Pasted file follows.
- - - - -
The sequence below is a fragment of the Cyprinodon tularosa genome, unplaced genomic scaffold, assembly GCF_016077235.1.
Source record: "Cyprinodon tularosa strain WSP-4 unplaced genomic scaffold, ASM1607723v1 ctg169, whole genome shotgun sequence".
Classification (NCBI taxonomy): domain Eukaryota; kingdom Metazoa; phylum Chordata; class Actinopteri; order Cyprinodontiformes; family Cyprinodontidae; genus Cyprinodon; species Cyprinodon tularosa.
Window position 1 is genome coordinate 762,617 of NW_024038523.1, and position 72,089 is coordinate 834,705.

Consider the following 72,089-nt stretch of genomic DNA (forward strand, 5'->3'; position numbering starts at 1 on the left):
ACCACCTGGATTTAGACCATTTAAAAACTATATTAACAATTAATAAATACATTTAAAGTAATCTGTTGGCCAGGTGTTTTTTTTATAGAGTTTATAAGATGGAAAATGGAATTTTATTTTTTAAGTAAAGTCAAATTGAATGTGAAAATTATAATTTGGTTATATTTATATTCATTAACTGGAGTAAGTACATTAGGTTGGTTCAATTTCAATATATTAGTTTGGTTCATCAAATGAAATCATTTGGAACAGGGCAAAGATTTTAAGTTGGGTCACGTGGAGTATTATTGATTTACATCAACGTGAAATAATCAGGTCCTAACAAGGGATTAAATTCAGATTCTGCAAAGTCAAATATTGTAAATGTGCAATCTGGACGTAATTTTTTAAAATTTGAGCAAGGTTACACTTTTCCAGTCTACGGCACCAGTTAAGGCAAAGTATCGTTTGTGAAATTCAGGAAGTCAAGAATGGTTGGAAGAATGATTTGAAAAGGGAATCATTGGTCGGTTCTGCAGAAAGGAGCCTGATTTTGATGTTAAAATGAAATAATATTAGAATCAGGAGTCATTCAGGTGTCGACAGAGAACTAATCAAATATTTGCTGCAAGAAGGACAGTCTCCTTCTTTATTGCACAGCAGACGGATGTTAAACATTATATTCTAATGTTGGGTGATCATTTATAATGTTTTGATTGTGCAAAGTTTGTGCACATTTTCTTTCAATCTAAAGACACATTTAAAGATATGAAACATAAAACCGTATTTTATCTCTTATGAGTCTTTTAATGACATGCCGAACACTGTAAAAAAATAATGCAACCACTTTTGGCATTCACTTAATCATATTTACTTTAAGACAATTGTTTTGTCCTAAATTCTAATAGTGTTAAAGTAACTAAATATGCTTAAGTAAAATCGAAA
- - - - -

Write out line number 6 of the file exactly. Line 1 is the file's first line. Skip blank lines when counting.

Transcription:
ACCACCTGGATTTAGACCATTTAAAAACTATATTAACAATTAATAAATACATTTAAAGTAATCTGTTGGCCAGGTGTTTTTTTTATAGAGTTTATAAGATGGAAAATGGAATTTTATTTTTTAAGTAAAGTCAAATTGAATGTGAAAATTATAATTTGGTTATATTTATATTCATTAACTGGAGTAAGTACATTAGGTTGGTTCAATTTCAATATATTAGTTTGGTTCATCAAATGAAATCATTTGGAACAGGGCAAAGATTTTAAGTTGGGTCACGTGGAGTATTATTGATTTACATCAACGTGAAATAATCAGGTCCTAACAAGGGATTAAATTCAGATTCTGCAAAGTCAAATATTGTAAATGTGCAATCTGGACGTAATTTTTTAAAATTTGAGCAAGGTTACACTTTTCCAGTCTACGGCACCAGTTAAGGCAAAGTATCGTTTGTGAAATTCAGGAAGTCAAGAATGGTTGGAAGAATGATTTGAAAAGGGAATCATTGGTCGGTTCTGCAGAAAGGAGCCTGATTTTGATGTTAAAATGAAATAATATTAGAATCAGGAGTCATTCAGGTGTCGACAGAGAACTAATCAAATATTTGCTGCAAGAAGGACAGTCTCCTTCTTTATTGCACAGCAGACGGATGTTAAACATTATATTCTAATGTTGGGTGATCATTTATAATGTTTTGATTGTGCAAAGTTTGTGCACATTTTCTTTCAATCTAAAGACACATTTAAAGATATGAAACATAAAACCGTATTTTATCTCTTATGAGTCTTTTAATGACATGCCGAACACTGTAAAAAAATAATGCAACCACTTTTGGCATTCACTTAATCATATTTACTTTAAGACAATTGTTTTGTCCTAAATTCTAATAGTGTTAAAGTAACTAAATATGCTTAAGTAAAATCGAAA